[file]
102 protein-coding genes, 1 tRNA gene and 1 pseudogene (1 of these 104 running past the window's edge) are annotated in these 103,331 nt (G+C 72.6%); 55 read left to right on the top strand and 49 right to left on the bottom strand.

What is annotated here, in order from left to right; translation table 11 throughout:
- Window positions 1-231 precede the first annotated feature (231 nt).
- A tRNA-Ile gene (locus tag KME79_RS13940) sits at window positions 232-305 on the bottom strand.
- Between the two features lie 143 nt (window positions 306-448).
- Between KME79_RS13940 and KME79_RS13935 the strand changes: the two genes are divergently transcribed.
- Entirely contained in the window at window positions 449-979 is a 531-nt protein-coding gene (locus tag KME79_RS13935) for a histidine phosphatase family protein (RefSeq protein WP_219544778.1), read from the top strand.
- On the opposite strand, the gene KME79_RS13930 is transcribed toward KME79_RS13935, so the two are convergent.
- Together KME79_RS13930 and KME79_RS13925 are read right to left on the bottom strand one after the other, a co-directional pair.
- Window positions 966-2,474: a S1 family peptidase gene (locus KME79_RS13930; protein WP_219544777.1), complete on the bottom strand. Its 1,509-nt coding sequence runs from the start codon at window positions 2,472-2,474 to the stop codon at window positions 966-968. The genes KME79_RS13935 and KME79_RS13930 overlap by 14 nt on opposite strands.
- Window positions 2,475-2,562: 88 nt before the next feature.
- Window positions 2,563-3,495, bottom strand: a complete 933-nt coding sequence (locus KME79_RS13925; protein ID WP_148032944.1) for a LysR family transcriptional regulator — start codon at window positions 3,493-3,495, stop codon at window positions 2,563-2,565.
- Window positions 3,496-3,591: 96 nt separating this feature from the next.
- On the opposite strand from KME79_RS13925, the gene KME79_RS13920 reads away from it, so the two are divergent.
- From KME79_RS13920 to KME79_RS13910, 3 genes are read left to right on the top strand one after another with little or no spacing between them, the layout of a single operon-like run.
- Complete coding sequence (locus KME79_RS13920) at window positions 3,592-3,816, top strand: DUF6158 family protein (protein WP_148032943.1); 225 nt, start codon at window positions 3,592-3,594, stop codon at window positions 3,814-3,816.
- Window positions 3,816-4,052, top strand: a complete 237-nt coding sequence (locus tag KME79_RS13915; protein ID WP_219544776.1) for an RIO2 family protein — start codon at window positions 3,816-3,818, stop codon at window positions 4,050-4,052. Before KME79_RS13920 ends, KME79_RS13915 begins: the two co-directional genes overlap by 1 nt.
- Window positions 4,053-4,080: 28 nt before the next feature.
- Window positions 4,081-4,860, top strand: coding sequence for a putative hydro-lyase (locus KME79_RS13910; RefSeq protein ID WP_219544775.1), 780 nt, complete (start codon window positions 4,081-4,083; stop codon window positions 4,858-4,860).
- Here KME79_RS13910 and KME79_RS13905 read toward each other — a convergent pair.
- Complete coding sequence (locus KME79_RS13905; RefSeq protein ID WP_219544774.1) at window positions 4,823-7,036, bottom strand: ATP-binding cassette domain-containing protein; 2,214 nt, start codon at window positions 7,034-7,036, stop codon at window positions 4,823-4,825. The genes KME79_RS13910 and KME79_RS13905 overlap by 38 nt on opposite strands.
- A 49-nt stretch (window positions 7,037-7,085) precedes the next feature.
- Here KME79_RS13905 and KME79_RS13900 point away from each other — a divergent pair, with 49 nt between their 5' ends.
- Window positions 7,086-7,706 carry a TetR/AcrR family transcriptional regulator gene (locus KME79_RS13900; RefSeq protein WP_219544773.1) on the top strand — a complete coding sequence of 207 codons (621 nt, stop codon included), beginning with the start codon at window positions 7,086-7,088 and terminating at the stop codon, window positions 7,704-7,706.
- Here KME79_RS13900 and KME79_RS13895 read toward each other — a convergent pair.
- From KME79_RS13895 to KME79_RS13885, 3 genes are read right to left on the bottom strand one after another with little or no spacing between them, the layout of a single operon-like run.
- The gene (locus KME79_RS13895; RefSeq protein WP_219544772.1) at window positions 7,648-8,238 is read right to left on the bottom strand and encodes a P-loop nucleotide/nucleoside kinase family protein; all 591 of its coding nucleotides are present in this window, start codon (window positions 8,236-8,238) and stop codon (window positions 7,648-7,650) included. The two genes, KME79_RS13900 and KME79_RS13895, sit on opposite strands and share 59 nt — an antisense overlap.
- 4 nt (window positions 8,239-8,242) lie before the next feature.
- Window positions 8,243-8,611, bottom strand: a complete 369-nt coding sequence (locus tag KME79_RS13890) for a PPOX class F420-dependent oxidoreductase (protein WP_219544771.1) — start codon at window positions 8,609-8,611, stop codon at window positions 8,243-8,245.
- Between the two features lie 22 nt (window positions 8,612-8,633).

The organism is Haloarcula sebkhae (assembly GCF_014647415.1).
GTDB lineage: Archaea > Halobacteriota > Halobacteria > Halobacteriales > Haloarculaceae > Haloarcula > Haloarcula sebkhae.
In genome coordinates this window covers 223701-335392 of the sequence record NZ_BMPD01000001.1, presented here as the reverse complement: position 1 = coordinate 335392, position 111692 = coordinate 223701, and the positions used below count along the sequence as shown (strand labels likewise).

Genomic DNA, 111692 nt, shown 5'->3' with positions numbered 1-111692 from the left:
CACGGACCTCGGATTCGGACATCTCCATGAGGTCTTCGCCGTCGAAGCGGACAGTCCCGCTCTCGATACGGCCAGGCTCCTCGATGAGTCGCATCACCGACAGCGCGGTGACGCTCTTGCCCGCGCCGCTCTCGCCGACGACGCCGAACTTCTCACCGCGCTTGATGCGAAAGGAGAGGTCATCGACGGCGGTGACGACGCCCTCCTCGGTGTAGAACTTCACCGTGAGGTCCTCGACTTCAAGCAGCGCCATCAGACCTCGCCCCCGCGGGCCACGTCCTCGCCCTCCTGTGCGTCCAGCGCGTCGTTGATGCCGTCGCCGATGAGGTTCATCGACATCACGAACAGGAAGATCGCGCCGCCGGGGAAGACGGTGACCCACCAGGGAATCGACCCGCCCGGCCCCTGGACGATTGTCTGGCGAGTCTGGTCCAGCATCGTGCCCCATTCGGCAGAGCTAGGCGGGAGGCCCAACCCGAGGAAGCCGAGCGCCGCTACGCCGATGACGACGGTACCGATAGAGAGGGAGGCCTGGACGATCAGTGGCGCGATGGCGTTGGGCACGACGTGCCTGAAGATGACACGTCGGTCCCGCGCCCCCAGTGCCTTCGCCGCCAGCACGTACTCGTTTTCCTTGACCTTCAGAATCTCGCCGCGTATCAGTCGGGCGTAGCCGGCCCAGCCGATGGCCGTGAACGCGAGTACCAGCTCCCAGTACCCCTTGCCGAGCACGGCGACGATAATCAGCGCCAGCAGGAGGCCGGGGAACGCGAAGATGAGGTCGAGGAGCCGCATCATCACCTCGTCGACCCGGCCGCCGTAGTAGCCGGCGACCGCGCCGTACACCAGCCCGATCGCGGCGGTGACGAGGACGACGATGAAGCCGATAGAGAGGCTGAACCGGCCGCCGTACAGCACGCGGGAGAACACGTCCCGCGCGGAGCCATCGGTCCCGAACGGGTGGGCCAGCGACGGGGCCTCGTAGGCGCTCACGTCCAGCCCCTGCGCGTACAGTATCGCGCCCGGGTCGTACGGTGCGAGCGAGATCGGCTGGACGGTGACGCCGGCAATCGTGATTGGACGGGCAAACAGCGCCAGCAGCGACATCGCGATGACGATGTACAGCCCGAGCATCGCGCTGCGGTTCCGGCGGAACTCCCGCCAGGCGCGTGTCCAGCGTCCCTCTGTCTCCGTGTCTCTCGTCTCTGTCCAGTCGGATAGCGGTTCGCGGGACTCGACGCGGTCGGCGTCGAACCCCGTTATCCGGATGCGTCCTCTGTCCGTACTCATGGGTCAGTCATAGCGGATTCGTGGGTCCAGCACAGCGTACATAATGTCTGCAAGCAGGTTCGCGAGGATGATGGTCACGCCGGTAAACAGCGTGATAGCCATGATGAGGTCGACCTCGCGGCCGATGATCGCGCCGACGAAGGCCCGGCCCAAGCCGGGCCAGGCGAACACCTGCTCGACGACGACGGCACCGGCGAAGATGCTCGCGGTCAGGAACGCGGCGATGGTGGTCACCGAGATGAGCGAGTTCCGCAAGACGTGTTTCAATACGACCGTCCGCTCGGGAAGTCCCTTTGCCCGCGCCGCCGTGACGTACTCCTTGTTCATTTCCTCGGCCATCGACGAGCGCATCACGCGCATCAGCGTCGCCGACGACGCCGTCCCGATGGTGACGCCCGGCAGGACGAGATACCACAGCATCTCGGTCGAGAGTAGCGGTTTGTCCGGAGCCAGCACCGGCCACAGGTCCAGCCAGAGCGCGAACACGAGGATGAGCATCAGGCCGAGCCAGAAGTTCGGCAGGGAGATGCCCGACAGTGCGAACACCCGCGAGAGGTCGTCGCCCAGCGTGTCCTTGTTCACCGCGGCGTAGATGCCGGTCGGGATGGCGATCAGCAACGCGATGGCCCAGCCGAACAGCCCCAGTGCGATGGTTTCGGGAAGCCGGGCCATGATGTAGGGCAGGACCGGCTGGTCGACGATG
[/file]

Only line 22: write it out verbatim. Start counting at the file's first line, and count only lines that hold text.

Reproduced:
- A 49-nt stretch (window positions 7,037-7,085) precedes the next feature.